You are currently visiting the ACLU online archives. These pages are not updated. For the latest information from the ACLU, go to http://www.aclu.org.

Aclu in the Court

ACLU Case Summary


Docket 94-780

CAPITOL SQUARE REVIEW
AND ADVISORY BOARD et al
v.
PINETTE et al.

Decided June 29, 1995


QUESTION PRESENTED FOR REVIEW

Whether the temporary, unattended display of a Ku Klux Klan cross on a public forum open to all other political and religious expression violates the Establishment Clause solely because the public forum is in proximity to the seat of government.

SUMMARY OF ARGUMENT

The Free Speech and Free Exercise Clauses of the First Amendment and the Equal Protection Clause of the Fourteenth Amendment require a state to permit the temporary unattended display of a Ku Klux Klan cross in a traditional public forum that is open to other political and religious symbols -- even if that forum is near the state of government -- absent any special indicia of endorsement.

1. The State's discriminatory refusal to permit the display of the Ku Klux Klan cross in a traditional public forum where the State has permitted other secular and religious symbols violates the Free Speech and Free Exercise Clauses of the First Amendment.

In this case, the State has singled out the Ku Klux Klan and has refused to permit the Klan to display its cross in the Capitol Square forum. The cross is symbolic of the Klan's view about politics and religion.

The record establishes that the denial was based upon the controversial communication of a controversial speaker. On that record, the State clearly discriminated among political and religious symbols. Moreover, the discrimination was unlawfully accomplished by means of standardless procedures permitting the exercise of unbridled discretion.

The State's only response to the claim of discrimination is that the Board relied upon the Establishment Clause; however, this explanation rings hollow given the State's tolerance of other religious symbols at the same site.

2. Given the facts of this case, both courts below correctly held that no reasonable observer could conclude that the Ku Klux Klan display of its cross on the Capitol Square public forum constituted an endorsement or appearance of endorsement of religion.

The State erroneously insists that, because of the inherent power of an unattended cross as a symbol, the Establishment Clause automatically bans from the Capitol Square forum the unattended display of the Klan cross at any location at any time under any circumstances. This flat ban is wrong as a matter of law precisely because it forecloses consideration of all relevant facts and circumstances.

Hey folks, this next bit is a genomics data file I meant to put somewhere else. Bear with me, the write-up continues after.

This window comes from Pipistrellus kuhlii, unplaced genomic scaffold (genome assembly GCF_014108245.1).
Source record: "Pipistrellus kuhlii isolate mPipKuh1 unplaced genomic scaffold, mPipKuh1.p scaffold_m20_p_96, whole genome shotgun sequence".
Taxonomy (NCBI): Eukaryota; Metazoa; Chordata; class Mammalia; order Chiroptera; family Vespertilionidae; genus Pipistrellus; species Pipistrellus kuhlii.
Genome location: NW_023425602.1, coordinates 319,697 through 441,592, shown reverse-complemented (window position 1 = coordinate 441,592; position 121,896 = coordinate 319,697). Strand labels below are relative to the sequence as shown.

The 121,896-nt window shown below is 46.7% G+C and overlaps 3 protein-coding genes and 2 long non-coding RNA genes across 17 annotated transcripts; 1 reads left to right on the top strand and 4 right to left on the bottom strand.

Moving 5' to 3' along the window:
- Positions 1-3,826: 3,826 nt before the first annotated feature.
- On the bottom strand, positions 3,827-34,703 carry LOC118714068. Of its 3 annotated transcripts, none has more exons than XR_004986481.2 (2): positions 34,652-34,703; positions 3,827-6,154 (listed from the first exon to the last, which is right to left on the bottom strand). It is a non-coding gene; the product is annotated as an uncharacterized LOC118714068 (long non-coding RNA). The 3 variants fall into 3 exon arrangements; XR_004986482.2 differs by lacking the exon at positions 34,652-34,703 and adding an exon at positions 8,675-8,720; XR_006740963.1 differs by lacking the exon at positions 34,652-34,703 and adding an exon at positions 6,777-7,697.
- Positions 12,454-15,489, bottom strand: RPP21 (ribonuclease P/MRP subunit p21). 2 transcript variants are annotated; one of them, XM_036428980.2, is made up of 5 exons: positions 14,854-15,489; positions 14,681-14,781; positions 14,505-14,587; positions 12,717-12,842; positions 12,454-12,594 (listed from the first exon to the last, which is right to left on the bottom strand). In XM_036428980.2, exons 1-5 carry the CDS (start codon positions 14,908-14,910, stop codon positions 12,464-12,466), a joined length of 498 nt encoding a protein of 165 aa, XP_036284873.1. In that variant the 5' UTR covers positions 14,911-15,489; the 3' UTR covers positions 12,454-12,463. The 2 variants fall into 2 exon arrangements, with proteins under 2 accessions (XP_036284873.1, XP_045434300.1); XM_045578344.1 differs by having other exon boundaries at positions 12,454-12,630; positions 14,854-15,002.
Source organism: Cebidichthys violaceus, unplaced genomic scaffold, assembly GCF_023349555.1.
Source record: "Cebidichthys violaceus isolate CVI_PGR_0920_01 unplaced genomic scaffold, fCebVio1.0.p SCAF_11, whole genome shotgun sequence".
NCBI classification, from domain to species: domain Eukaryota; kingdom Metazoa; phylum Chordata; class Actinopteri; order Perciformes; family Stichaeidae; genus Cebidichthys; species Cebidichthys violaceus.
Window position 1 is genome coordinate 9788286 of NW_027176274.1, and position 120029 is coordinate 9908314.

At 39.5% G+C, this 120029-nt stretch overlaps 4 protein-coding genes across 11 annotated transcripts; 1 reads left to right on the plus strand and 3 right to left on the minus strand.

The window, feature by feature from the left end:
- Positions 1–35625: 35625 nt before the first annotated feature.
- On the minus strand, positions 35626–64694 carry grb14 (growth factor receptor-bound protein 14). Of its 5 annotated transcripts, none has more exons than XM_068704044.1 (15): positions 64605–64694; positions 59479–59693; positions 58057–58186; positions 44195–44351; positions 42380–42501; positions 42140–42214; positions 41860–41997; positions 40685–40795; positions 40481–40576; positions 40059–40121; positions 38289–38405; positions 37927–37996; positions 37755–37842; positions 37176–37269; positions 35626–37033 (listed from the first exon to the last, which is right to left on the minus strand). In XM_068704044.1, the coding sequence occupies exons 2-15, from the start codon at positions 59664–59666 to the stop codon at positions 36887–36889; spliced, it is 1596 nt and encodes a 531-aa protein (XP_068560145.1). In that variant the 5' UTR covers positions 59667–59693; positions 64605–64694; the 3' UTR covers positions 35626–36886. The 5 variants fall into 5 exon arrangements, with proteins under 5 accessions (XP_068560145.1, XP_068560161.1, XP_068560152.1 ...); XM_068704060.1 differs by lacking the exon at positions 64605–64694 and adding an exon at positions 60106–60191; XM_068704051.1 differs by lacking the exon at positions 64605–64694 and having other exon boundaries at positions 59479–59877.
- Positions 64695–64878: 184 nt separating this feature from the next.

The State's contention that the Establishment Clause flatly bans all symbols alleged to be "purely religious" precludes the application of the "reasonable observer" standard set forth by this Court in County of Allegheny v. Greater Pittsburgh ACLU, 492 U.S. 573 (1989) and followed by the courts below. While the State claims that banning the Klan cross is necessary to serve its interest in obeying the Establishment Clause, it ignores its parallel obligation to fulfill the requirements of the Free Speech and Free Exercise Clauses. These interests must be reconciled on a case-by-case basis by use of the "reasonable observer" standard.

The State fails to acknowledge that providing a public forum is not an endorsement of the speech thereon. It also ignores the distinction, recognized in Allegheny, between private religious expression in a public forum and government religious expression.

3. Privately sponsored displays of religious symbols cannot be excluded from a quintessential public forum even at the seat of government, absent some indicia of state endorsement. Indeed, the defining characteristic of a public forum is that the state may not discriminate against speech on the basis of content.

Respondents do not quarrel with the endorsement test under the Establishment Clause as it has been developed by this Court. But, endorsement cannot be presumed from the mere fact of private speech in a public forum. Yet, without this inference, there is no plausible claim of endorsement on the facts of this case, as both lower courts found. The judgment below should therefore be affirmed.


Copyright 1996, The American Civil Liberties Union

You are currently visiting the ACLU online archives. These pages are not updated. For the latest information from the ACLU, go to http://www.aclu.org.